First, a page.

What sort of storage do you need to play today's games and provide the best loading times? Do you need a PCIe drive? Do you need something with a DRAM cache? Let's find out.
Solid state drives are not only mainstream, but they've become a commodity. Fast storage will hopefully only get faster but today's best choices are differentiated by how extreme you want to go and how willing you are to pay for the very best.
If you have multiple computers, chances are you've wanted to get a file from one system to another at some point. Maybe you have some files on your phone that you want on your laptop, or media on a PC that you want to stream to a smart TV. Maybe you want a secure location to back up all your important files to. In any of these cases, Network Attached Storage (NAS) is a great option.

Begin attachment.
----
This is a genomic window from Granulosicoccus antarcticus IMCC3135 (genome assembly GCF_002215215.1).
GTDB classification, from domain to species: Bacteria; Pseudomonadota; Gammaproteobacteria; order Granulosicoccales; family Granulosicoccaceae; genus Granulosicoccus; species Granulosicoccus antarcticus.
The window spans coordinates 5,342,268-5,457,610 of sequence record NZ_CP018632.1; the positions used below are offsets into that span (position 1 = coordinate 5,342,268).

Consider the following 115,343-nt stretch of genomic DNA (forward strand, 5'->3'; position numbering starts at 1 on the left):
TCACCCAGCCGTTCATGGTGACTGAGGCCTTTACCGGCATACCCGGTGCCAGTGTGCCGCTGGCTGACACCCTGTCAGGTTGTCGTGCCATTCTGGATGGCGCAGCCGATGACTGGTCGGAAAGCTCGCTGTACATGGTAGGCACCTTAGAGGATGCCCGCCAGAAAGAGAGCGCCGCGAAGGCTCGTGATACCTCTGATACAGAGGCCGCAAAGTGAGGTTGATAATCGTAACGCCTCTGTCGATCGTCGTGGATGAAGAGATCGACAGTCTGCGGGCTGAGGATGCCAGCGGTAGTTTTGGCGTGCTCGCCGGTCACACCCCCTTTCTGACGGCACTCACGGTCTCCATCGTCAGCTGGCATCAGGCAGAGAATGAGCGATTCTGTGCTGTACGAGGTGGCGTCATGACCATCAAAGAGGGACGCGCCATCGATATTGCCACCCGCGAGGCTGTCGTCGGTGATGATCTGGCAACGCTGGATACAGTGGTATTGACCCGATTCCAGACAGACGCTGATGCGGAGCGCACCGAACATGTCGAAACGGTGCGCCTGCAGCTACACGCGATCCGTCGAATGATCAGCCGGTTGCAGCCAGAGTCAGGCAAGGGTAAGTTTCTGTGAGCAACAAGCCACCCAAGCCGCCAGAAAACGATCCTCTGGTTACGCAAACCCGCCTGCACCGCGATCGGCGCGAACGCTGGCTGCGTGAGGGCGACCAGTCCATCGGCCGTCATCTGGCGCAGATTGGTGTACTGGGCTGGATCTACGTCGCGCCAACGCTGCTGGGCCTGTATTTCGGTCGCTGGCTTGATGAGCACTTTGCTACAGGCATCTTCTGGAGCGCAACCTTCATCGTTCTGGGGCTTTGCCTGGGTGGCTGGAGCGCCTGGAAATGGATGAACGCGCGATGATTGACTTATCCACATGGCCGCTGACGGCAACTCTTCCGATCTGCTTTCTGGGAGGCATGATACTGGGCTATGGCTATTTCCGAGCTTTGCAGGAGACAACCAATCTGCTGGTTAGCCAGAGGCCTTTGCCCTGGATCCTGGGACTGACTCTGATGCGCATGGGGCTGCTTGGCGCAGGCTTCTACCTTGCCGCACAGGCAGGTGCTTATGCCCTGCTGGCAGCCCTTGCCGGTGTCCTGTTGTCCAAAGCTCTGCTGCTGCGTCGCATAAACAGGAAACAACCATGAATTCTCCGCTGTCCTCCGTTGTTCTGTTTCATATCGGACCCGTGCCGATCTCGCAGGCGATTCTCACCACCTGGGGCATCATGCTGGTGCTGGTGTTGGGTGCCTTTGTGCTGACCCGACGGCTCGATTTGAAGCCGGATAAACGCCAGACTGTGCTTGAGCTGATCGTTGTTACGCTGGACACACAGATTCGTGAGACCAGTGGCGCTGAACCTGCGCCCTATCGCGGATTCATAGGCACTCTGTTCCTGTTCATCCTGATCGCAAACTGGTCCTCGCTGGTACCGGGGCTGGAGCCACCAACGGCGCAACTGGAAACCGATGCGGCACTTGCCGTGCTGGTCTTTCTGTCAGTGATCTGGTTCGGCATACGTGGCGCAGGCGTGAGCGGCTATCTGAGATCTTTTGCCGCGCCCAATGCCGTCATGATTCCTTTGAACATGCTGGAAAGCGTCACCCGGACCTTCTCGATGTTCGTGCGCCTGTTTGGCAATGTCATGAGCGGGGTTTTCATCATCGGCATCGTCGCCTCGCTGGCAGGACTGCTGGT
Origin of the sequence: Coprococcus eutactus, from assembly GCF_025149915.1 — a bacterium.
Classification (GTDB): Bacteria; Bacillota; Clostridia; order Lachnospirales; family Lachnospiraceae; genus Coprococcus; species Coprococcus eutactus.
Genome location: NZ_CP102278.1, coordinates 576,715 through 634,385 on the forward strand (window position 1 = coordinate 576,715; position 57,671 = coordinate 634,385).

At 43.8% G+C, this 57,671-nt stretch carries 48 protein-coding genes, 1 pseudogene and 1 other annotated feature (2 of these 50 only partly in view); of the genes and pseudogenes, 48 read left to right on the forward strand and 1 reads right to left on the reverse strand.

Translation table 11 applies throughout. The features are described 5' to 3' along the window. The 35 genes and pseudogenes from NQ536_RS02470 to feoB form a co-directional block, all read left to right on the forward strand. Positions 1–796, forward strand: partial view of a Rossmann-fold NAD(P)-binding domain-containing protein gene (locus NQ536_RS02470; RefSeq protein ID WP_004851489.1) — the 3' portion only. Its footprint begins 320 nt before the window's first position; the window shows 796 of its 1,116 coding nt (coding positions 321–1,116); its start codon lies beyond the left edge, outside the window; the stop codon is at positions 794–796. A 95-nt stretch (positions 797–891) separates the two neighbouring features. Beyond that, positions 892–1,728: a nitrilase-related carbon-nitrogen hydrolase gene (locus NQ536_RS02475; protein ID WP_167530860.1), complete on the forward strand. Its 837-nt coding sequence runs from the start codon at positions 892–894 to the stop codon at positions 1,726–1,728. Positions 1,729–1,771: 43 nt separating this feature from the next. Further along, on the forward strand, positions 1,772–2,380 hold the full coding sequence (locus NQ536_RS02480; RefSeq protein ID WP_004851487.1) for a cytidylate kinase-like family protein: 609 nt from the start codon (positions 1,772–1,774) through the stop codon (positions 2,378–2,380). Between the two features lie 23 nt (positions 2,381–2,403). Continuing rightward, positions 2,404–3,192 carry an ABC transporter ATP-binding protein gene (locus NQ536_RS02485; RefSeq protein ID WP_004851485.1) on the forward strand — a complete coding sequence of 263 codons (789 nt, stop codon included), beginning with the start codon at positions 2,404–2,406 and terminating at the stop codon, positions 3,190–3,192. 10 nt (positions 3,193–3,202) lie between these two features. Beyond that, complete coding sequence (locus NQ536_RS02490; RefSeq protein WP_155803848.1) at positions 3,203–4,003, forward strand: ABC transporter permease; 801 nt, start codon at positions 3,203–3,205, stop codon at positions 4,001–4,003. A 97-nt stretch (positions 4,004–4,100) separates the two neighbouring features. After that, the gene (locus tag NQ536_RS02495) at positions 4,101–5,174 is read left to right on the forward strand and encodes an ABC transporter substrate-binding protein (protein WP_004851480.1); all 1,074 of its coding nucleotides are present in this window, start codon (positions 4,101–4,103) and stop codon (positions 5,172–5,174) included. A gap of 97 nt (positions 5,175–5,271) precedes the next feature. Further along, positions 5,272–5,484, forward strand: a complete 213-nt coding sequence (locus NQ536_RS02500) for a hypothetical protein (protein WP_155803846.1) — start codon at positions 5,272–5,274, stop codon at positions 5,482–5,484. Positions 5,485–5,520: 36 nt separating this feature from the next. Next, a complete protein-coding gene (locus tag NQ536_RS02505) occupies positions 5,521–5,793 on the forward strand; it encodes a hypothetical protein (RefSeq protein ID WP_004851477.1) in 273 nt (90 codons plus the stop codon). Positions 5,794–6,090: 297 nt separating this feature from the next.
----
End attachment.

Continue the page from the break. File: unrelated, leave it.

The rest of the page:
It's magnetic. It's electric. It's photonic. No, this isn't going to be about a new superhero trio in the Marvel universe. This is all about our precious digital data. So let's prep for theatre, scrub our hands clean, and dig into the anatomy of what we use today to hold onto our trillions of digital bits.
Computer storage has come a long way since our last roundup. We have new PCIe 4.0 SSDs, NVMe drives are becoming the de facto standard for new machines, and prices for legacy drives have plummeted. Rather than just focusing on high-end drives, this time we decided to take a step back and explore the entire storage market from top to bottom.
When the PlayStation 4 launched in 2013 its 500GB hard drive seemed like more than we could ever use, but the size of games has ballooned exponentially over the years. Upgrading your PS4 storage is not that difficult, so here's a quick guide to help users avoid headaches during the process. Grab your PS4, and let's get started.